Founding DNA does not change. When someone asks me what are the big challenges facing a company of any size, I tend to examine the founding DNA. The challenges ahead are typically a reflection of how the founding DNA defers from the prevailing trends.
When Microsoft was founded, its DNA was built around a simple rule – software solves problems. Software, in the hands of millions through PCs allows everyone to improve productivity. If you draw a connection graph, the first degree connection is to “software”. Hence building and distributing more applications of software is the natural path of progress.
With Google, the DNA was coded in the founding algorithm – make information useful, relevant and accessible. Although Google has always talked about the user being supremely important in this paradigm, I would still argue that ‘information’ is a first degree connection at Google, and user is still a second degree. Searching through new and never-indexed sources of information, and solving for the “right” answer in the form of ‘related pages, or related advertisements, or related queries’ is the core DNA. The technically as-right-as-possible answer is more important at Google than anywhere else.
The new breed of consumer Web companies that have challenged the older giants have been founded on the premise that the user is a flexible, distracted, irrational and emotional creature, and befriending him/her will bring out new ways to do everyday things. The user is the first degree connection, and serving that connection is all one must care about, so the product feels right and may not be technically or legally or politically right. (Examples of ‘first-degree’ companies: Facebook, AirBnb, Flipboard, Instagram, Evernote, Twitter.)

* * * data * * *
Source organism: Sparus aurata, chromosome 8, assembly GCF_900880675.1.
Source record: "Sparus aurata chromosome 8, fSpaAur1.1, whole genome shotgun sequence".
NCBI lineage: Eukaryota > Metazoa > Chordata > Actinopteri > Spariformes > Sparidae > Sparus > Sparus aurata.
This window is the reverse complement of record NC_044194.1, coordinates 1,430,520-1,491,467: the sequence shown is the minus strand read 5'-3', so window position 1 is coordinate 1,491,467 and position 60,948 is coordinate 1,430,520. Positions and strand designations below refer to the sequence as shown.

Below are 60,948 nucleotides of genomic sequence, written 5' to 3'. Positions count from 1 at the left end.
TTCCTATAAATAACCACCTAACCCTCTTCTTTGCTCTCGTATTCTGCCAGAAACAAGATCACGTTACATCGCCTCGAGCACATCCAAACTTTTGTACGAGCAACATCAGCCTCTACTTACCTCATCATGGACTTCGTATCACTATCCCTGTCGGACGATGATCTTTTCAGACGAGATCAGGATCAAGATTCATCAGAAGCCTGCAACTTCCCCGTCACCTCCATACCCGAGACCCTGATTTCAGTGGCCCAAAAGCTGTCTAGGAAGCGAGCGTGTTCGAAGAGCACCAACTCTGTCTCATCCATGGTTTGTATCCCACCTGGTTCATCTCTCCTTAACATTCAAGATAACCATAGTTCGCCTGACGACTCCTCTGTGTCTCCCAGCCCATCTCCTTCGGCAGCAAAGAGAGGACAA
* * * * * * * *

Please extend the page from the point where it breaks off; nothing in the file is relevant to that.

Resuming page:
When a second-degree company encounters a first-degree competitor, they usually resort to head-on competition as Google did with Google Buzz/Currents/Keep. The problem is that users only cares about visible disruption hence I’m not in favor of head-on competition, which makes one product look like an imitation. I’d be happier to see large companies take a startup-approach where the competitor’s idea is reinvented for a new segment with a refreshing approach (as was done by SnapChat or Tumblr).
This mapping is a useful way to understand opportunities and threats. Ultimately, success is not about being a first or a second degree company. One can argue that Microsoft was multiple degrees away from the user as compared to alternatives today. The important learning is that every new entrant moved one degree closer. Good execution is about being who you are – embracing your DNA and pursuing it for a long time. After all, it’s that original DNA that made a small company into an Apple or a Microsoft or a Google.